Converting Bits Back Into Atoms

Of course, we all remember Nicholas Negroponte's "The change from atoms to bits is irrevocable and unstoppable" (Being Digital: book, article). Yet, lately I've seen a steadily increasing number of reports on how companies put their amorphous digital content into more tangible forms:

- "Magnatune, the online record label founded will launch TunePlug, a reusable USB flash drive that will come pre-loaded with complete MP3 albums from 10 Magnatune artists." - BoingBoing

- "LA-based band Sexohol is putting out their first album Enjoy! on iPod shuffles. The 12 tracks come pre-loaded on your choice of 512MB or 1GB players, for $109 and $159, respectively." - Engadget

- "The complete set of Rav Dovid Grossman's shiurim, as featured on, is now available pre-loaded on a 20 gigabyte iPod." -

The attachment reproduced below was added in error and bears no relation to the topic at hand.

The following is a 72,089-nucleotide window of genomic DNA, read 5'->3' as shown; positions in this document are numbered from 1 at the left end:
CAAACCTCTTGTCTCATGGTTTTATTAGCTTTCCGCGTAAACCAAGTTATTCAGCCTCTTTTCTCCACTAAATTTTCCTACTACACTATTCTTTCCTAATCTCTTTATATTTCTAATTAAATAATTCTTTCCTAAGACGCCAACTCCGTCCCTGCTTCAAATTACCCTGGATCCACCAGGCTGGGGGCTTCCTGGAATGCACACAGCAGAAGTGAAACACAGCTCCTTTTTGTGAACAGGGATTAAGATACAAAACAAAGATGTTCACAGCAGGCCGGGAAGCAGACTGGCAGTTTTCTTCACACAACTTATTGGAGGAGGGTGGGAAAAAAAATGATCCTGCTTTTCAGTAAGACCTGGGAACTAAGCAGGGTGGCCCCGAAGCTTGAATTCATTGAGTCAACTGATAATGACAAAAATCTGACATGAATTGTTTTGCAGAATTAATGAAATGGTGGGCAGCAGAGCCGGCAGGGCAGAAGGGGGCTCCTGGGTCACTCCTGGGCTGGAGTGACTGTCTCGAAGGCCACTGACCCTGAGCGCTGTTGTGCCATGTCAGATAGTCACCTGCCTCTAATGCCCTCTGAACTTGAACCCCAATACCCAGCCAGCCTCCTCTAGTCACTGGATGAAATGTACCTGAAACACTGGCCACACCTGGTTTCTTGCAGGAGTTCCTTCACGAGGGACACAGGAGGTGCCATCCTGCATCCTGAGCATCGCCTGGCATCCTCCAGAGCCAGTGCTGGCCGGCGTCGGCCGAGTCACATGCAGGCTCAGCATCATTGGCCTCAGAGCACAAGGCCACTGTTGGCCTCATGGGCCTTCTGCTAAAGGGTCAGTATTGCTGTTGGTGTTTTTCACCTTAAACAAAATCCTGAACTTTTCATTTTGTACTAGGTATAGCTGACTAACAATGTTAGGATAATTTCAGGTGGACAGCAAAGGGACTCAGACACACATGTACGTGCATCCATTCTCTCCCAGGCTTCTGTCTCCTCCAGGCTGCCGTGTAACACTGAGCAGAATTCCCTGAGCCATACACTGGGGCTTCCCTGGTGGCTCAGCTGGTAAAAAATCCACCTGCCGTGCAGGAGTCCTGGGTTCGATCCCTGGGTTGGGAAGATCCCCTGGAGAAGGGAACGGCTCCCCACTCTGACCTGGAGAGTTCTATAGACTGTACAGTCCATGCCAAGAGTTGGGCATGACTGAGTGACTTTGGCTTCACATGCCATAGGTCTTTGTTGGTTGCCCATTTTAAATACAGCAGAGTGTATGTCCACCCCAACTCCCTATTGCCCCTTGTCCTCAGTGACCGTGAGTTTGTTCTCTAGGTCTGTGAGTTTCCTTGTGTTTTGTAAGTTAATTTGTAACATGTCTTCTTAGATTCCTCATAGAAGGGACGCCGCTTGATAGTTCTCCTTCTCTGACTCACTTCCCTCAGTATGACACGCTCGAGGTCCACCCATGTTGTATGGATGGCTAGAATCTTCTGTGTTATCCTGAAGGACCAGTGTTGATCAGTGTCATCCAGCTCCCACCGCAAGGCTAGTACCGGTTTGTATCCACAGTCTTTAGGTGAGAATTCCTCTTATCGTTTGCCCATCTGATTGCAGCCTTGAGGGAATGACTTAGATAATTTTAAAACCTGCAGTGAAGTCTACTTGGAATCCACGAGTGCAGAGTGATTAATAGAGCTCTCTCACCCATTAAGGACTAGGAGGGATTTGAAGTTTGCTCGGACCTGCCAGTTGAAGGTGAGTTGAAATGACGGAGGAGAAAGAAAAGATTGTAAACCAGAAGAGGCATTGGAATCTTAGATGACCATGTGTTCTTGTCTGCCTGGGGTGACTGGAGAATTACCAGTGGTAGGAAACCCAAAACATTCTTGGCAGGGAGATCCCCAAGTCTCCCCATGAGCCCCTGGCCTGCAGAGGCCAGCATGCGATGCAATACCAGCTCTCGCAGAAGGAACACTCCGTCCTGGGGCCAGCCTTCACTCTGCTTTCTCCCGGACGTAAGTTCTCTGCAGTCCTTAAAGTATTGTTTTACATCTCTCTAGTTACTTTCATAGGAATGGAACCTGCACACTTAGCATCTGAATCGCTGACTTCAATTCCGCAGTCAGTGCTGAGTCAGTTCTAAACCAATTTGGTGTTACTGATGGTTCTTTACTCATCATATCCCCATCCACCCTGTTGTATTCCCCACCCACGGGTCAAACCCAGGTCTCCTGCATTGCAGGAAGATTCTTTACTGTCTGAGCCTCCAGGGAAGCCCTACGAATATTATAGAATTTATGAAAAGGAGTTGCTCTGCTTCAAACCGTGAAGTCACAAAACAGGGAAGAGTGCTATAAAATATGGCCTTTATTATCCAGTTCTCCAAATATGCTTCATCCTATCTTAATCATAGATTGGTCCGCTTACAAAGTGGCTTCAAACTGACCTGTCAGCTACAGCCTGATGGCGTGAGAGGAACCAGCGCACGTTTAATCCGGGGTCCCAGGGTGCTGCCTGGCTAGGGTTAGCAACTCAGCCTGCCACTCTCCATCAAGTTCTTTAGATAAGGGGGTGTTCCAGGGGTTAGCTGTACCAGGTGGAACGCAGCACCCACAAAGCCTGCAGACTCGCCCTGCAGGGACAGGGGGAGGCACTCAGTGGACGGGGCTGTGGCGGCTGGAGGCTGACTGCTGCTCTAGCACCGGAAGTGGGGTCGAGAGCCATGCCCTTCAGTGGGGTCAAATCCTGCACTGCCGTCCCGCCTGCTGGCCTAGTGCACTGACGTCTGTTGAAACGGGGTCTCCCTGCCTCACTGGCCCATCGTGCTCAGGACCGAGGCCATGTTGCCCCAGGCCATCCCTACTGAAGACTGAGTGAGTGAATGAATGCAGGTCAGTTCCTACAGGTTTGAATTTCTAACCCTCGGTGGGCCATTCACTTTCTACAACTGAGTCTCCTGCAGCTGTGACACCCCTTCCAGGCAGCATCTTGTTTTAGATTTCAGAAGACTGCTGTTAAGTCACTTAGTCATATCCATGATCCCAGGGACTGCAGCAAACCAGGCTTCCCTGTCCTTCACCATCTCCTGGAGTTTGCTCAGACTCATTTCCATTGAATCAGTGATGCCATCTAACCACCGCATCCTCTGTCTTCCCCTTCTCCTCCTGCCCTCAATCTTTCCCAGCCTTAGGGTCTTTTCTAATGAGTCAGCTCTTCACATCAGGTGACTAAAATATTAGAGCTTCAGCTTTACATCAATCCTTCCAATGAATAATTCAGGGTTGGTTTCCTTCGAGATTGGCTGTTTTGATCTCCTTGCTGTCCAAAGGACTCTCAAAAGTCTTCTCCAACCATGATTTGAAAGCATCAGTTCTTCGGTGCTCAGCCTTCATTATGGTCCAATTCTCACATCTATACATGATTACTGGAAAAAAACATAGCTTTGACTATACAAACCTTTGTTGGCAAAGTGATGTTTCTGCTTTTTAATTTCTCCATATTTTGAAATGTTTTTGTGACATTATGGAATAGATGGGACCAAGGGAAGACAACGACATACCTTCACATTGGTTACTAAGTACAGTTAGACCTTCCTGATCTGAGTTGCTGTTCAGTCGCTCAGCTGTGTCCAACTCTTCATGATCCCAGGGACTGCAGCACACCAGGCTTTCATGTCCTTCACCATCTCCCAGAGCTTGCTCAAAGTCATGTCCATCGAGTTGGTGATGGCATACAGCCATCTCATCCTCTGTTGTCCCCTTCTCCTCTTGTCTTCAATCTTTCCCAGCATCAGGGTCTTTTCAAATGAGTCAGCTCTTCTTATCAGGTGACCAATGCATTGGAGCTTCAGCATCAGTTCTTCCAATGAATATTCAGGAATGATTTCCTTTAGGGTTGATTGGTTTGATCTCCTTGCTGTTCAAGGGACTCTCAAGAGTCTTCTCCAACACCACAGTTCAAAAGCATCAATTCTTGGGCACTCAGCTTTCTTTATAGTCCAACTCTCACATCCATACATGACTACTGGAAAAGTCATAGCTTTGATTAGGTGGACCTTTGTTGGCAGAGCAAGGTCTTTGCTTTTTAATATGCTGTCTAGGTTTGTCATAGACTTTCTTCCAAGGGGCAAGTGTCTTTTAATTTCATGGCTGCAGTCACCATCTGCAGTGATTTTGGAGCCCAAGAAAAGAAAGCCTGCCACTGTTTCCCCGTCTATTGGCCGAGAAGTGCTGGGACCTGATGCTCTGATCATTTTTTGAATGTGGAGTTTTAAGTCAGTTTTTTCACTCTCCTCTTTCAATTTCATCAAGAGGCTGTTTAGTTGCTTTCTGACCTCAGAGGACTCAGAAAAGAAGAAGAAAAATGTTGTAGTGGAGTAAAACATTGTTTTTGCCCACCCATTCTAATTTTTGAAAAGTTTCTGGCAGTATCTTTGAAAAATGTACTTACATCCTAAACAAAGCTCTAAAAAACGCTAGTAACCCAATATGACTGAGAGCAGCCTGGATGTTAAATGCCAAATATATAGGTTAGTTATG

- "Engadget reports it's seen a rise in use of USB thumb drives by marketers as delivery devises for promotional material." - AdRants

- "Welcome to the new video tape - the size of a stamp and as transferable as a lick." - PSFK

- "One library has come up with a novel way to get teens into libraries: put audiobooks onto iPod Shuffles." - Engadget

- "Spotted in Japan: vending machines that sell software, ebooks, and games for Palms and Pocket PCs" - earlier on Adverlab
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